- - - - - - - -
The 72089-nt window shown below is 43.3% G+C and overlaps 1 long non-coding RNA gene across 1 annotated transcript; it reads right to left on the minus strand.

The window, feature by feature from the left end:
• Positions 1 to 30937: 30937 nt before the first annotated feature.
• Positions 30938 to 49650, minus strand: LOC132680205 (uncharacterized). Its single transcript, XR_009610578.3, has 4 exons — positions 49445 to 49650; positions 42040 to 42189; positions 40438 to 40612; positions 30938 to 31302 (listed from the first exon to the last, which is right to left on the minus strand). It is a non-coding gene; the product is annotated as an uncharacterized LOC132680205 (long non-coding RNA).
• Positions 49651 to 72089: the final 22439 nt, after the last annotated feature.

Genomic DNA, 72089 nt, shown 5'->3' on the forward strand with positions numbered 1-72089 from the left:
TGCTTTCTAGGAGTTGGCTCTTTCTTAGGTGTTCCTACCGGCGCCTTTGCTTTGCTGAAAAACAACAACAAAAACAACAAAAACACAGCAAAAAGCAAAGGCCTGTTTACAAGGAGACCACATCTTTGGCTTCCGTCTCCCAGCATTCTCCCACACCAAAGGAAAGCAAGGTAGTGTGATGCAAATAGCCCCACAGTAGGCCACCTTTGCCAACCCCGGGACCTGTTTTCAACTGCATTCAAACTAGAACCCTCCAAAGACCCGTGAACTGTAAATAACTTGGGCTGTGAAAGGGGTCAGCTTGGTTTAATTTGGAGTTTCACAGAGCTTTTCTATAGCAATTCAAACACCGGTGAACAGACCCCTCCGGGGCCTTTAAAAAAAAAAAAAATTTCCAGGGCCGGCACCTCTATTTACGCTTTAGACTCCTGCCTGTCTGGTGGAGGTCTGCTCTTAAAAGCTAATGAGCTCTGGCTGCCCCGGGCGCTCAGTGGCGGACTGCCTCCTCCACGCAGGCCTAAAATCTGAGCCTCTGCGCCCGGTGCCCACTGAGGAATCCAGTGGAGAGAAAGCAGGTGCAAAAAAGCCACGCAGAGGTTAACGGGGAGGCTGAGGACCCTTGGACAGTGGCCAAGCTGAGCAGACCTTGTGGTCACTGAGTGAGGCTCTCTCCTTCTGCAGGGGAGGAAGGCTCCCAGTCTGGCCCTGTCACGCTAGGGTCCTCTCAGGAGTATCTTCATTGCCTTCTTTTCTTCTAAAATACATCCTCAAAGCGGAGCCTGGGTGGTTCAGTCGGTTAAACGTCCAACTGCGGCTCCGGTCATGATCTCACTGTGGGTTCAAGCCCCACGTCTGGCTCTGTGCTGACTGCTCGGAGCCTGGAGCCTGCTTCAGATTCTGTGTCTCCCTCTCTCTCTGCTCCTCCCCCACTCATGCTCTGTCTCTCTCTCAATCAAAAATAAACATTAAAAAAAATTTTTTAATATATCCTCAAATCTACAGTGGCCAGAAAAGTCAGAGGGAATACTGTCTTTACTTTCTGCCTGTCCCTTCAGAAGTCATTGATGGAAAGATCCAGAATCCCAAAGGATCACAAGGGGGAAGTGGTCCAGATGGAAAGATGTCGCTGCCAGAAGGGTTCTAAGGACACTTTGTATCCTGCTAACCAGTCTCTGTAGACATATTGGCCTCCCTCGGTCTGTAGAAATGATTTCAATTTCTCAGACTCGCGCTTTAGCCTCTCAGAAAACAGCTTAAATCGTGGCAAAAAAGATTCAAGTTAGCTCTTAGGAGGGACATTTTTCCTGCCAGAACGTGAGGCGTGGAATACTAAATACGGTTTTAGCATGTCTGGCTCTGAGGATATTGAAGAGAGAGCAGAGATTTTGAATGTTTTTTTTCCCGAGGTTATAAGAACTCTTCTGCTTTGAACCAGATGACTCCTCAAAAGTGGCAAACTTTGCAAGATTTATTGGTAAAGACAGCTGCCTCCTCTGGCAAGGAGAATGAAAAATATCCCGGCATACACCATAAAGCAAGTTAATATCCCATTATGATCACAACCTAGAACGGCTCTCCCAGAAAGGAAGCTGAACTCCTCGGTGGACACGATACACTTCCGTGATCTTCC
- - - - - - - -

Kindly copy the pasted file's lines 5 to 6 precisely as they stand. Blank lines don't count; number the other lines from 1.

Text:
• Positions 49651 to 72089: the final 22439 nt, after the last annotated feature.

Genomic DNA, 72089 nt, shown 5'->3' on the forward strand with positions numbered 1-72089 from the left: